yyz said

How does the age of the tree stock effect the flavour and quality of tea?

I was looking at some teas on aliexpress today and one of the wholesalers specializing in one region allows one to search for teas based on the age of the tree stock. I was wondering how plant age effects the flavour and quality of the tea when one is in a plantation situation? I can understand that wild stock or very old tree stock that was started from seed may exhibit a higher level of genetic diversity which may impact flavour, but how is age reflected in the flavour and quality of teas grown from clonal stock? Is there an optimal age of tree plants for tea quality? Just curious, and I couldn’t really find any info on this except for some info on Pu-erhs.

4 Replies
za-hi said

instead of looking at the age of the tree, look at the quality of the leaf. for example, an apple tree will keep producing apples no matter how old it is. the way an apple tastes ultimately depends on the environment. optimal environment means optimal tea leaves. however, the quality of the tea also depends on how the farmer takes care of the leaves after they’re plucked. you could have the best cut of steak money could buy, but if it’s overcooked or improperly cooked, the steak is ruined.

yyz said


I know that there are several environmental variables that can effect the quality of the tea, and that harvest date and processing and storage can widely effect the quality of the tea. I’m just curious about how the age of the plant effects taste.

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sansnipple said

It’s mainly in relation to puer, and the biggest effect is… price.

There supposedly are taste and texture differences, but I’m not sure exactly what they are, and i doubt i’ll ever be able to afford to find out the way gushu (old tree puer) prices keep going. Although, since it’s pretty impossible to tell just by looking at the leaves if it really is old tree or not, fraud is very rampant. Theres no easy way to tell if what someone is selling as old-tree really is, and there’s no labeling enforcement at all in china so labeling something old-tree is a quick way to triple its value, and many also often blend gushu with other cheaper material. If you want the real stuff, be prepared to pay hundreds of dollars a cake.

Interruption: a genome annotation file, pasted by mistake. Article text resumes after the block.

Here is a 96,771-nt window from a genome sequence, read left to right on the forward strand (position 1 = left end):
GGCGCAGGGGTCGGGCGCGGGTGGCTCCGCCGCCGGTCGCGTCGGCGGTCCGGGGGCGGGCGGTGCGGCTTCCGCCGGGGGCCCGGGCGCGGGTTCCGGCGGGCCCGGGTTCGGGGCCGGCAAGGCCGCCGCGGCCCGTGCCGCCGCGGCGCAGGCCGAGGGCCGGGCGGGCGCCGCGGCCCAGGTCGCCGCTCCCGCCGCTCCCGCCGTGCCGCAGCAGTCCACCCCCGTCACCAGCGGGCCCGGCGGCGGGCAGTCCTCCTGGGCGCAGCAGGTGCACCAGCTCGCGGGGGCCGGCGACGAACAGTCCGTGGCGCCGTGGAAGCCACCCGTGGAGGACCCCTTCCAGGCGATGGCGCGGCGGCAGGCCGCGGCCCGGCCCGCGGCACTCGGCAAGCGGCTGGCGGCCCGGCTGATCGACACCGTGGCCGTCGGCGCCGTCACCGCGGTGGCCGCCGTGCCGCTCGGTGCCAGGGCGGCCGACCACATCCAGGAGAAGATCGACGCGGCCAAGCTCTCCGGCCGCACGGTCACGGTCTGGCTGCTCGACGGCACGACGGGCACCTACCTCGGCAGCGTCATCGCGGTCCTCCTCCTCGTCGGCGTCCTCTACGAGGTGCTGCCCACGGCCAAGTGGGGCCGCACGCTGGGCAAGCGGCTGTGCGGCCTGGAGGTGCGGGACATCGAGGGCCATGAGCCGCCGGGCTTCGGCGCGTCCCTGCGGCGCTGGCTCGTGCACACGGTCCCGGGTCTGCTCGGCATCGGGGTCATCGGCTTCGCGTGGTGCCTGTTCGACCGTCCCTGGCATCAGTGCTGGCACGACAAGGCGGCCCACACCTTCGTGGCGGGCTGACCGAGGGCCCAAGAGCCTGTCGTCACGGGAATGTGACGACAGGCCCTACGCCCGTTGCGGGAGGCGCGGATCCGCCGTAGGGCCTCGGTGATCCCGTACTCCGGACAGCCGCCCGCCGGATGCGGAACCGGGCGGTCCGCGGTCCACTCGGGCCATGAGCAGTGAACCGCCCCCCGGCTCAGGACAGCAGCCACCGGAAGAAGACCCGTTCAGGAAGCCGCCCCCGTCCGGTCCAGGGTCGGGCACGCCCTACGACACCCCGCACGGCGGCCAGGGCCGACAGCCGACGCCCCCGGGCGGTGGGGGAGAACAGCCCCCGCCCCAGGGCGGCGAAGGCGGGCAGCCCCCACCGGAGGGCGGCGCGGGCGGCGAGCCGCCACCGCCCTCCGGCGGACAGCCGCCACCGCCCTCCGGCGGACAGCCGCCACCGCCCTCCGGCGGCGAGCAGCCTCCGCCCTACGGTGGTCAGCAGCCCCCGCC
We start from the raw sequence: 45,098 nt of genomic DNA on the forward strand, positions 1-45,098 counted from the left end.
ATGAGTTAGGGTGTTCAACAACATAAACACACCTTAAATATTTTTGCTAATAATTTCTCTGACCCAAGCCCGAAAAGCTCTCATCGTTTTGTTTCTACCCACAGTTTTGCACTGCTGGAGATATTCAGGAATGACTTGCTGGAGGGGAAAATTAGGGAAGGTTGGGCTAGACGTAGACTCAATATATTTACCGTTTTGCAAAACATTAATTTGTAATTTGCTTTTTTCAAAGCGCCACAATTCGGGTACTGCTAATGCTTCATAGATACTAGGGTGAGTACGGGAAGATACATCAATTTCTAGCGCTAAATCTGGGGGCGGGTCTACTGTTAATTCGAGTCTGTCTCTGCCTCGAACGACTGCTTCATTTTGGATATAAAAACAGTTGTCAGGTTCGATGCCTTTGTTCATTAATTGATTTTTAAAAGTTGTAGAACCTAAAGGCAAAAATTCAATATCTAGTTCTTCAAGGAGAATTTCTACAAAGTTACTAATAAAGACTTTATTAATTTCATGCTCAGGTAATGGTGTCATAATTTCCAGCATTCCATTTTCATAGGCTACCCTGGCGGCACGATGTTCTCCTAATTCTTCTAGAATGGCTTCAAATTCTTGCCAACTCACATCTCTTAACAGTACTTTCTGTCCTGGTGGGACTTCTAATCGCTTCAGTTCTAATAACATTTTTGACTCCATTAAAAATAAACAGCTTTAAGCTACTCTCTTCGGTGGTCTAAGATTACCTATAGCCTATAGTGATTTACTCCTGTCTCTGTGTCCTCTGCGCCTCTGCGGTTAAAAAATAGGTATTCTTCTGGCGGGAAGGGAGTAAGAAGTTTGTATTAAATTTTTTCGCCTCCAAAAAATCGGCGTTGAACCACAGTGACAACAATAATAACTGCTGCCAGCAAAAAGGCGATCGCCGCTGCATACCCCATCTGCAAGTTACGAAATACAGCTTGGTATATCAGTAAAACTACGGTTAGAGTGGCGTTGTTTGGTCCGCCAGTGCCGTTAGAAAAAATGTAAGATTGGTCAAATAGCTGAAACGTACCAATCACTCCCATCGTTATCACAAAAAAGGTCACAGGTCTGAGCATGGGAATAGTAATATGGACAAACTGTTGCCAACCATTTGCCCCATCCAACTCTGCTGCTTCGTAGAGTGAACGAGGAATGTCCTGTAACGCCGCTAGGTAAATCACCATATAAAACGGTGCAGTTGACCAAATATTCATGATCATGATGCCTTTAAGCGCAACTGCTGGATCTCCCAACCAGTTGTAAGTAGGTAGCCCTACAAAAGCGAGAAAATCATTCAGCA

In the world of green oolongs (Tieguanyin,Huang Jin Gui, etc), I’ve actually heard of a trend of favoring the youngest possible plantings, some even going as far as to replant all their bushes every few years, though whether it’s of real benefit or not I couldn’t say.

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Each region has different preferences and drivers for the life span of the plant stock. As you all know Puerh tea is available from new/young, old and ancient tea trees. In Darjeeling they tend believe that the optimum life span is around 80 years. For Tie Guan Yin, then optimum age is only 3-5 years with plants typically being replanted every 10-15 years.

As with so much relating to tea, a single, isolated factor can only have a marginal impact on the final product. From planting to cup you have thousands of factors at play.

Certainly if you consider the science behind it then the age of the plant will have a direct impact on flavour. The plant itself goes through a number of cycles during it’s life.

That said, teas such as Puerh and rock tea can come from plants with an age range of years through to hundreds (and thousands for Puerh) of years. I would be very impressed if anyone could tell the difference between a tea from a hundred year old tea tree and one from a two hundred year old tree.

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